In typical random-number generator systems, where only a few are being built and the operating environment is quasi-static, the systems may be adjusted by changing their parts to achieve consistent random-number distribution across all systems. However, in a high-volume production, such as mobile phones, there is a need for automatic adjustment capability that provides for consistent random-number distribution across high-volume production and under varying operating conditions.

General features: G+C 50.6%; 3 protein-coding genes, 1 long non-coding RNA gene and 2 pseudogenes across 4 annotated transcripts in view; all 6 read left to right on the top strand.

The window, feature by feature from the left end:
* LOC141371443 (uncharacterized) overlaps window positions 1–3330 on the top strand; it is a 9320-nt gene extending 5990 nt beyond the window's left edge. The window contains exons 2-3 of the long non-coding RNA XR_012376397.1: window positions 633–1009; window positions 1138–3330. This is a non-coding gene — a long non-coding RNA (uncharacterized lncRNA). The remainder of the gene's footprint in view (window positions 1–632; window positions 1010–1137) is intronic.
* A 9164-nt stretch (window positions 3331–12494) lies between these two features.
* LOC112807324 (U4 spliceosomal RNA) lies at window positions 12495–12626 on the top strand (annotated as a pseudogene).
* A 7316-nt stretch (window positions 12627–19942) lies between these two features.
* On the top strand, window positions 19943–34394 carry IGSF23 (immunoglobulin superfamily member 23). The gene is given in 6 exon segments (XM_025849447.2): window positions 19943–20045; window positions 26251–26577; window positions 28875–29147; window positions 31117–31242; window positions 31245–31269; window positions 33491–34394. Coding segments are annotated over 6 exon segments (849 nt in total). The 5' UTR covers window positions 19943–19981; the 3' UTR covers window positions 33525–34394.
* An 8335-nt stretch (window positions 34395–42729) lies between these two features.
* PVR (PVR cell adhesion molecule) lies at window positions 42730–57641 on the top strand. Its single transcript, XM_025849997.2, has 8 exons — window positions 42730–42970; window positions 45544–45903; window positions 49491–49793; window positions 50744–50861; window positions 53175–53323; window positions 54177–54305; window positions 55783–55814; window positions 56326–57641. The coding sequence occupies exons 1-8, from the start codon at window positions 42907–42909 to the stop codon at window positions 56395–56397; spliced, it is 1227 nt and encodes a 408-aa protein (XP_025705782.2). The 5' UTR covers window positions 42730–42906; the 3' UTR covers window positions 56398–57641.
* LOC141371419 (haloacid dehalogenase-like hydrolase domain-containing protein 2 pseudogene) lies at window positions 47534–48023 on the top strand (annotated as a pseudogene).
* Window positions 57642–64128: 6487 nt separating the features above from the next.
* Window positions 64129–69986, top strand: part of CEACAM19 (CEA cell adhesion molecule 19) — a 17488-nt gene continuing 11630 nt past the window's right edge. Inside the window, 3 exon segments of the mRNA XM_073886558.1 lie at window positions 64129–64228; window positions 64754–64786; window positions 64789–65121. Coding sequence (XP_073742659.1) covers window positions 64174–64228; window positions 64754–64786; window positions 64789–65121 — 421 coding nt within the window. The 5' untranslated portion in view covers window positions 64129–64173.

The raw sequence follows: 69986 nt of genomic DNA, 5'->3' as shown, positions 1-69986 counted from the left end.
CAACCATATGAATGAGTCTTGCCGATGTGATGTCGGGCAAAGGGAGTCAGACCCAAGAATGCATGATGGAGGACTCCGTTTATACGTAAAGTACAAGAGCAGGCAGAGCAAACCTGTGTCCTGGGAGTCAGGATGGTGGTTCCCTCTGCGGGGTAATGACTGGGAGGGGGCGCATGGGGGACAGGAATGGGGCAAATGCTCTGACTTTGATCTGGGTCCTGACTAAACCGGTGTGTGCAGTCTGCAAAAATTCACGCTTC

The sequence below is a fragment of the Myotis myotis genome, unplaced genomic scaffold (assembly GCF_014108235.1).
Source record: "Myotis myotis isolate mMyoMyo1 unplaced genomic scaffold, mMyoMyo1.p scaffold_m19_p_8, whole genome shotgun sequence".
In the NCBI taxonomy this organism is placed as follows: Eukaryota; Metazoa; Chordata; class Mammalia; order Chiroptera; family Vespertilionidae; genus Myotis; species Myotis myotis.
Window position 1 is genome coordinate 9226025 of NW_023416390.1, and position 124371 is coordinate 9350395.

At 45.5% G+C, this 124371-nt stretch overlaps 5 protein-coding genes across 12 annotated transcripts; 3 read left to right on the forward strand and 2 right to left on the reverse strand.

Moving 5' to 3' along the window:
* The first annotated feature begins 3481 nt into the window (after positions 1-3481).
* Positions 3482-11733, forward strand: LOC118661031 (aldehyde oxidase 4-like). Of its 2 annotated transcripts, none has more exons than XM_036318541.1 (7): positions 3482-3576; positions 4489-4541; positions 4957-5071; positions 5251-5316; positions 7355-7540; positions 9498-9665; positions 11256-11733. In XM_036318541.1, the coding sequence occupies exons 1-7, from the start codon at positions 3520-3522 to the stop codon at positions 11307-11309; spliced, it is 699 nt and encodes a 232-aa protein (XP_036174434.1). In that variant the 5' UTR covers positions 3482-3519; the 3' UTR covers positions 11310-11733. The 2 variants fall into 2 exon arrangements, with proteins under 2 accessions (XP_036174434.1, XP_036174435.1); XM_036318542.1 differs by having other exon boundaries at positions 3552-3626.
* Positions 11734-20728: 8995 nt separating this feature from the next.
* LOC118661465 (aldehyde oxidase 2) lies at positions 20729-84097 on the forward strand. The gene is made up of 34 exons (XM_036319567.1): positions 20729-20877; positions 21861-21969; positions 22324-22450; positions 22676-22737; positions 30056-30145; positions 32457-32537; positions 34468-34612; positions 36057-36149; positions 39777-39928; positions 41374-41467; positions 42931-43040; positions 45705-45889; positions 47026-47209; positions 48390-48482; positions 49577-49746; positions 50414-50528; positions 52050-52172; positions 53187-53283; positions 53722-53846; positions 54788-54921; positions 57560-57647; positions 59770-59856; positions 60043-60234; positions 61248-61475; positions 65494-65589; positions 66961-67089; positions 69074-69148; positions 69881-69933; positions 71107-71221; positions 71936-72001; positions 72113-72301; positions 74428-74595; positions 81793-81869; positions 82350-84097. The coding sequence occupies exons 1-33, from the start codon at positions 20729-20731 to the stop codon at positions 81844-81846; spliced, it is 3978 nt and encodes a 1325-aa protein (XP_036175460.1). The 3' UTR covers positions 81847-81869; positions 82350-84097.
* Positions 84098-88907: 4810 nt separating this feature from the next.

FIG. 2 illustrates a flow chart for adjusting random-number distributions, according to one embodiment. In step 202, some initial values for the DC offset and reference voltage (V-Ref) are chosen, which may be the final values obtained when the random-number generator was last adjusted. In step 204, a sample of the random numbers produced by the ADC 112 is selected. In step 206, the mean value of the selected sample of random numbers is computed and compared to a reference mean value. The reference mean value may be chosen based on the ADC bit width of the random-number generator. For example, for an 8-bit ADC, the reference or desired mean value would be 127 to conform to a desired Gaussian random-number histogram 122. The reference mean value of 127 corresponds to the midpoint of the 8-bit ADC range. Based on the comparison conducted in step 206, the DC offset value input to the amplifier 110 is adjusted, in step 208 or 210, as the case may be, through some linear, nonlinear, or adaptive control algorithm well known in the art.